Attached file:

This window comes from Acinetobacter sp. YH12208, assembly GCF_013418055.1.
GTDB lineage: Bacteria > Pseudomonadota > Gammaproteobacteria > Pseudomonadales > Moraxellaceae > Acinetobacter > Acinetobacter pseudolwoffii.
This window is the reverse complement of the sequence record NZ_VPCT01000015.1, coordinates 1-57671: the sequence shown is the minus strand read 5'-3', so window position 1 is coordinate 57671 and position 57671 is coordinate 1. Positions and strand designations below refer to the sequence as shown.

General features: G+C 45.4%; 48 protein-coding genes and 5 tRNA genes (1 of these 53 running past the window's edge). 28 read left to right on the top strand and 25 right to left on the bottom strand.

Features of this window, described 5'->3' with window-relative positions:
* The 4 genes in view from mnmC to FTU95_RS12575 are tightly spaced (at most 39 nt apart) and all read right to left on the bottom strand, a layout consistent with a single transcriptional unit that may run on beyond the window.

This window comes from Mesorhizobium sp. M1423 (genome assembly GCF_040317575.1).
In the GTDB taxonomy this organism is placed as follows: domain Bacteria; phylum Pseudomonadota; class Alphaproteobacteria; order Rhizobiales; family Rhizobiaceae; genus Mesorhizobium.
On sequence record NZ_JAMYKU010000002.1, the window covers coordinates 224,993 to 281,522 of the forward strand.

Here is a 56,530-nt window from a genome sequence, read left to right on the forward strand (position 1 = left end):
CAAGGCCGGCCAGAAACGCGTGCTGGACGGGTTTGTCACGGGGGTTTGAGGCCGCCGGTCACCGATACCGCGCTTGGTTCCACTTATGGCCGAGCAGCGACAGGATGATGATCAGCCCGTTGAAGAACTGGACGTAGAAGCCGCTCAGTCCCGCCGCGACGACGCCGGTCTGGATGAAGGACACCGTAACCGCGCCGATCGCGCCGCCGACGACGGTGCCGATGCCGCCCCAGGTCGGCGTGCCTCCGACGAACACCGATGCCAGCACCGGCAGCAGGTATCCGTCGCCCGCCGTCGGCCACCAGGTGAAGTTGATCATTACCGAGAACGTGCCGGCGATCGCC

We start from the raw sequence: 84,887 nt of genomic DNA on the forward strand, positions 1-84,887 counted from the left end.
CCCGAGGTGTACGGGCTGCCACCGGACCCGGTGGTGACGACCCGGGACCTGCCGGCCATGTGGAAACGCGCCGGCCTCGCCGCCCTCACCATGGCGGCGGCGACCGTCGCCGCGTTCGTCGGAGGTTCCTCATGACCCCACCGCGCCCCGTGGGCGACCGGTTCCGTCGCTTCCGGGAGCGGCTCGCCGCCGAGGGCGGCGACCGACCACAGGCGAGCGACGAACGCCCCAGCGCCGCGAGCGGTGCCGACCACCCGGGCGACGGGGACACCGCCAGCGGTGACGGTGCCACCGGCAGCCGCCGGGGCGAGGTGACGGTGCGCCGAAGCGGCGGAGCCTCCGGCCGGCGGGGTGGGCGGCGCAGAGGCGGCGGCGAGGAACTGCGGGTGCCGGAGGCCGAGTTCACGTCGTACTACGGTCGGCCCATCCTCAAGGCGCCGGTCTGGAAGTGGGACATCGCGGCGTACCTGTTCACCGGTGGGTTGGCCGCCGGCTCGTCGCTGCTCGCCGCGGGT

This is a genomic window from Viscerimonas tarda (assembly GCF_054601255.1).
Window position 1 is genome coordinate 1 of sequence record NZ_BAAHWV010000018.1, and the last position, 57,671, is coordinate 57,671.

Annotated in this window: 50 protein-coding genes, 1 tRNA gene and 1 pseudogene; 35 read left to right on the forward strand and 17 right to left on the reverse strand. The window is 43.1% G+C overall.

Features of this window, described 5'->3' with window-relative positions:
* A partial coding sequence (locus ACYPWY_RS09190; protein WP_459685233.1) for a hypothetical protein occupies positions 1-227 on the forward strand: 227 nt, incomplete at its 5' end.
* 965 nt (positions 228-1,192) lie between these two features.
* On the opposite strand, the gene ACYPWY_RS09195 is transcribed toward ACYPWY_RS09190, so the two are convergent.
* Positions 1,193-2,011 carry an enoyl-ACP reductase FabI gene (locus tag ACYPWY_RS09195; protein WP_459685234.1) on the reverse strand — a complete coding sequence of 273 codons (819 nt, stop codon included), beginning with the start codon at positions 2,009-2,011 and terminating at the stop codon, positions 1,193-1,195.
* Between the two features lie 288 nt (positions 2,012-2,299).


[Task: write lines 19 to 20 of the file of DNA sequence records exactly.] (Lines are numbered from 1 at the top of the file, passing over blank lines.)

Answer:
* 965 nt (positions 228-1,192) lie between these two features.
* On the opposite strand, the gene ACYPWY_RS09195 is transcribed toward ACYPWY_RS09190, so the two are convergent.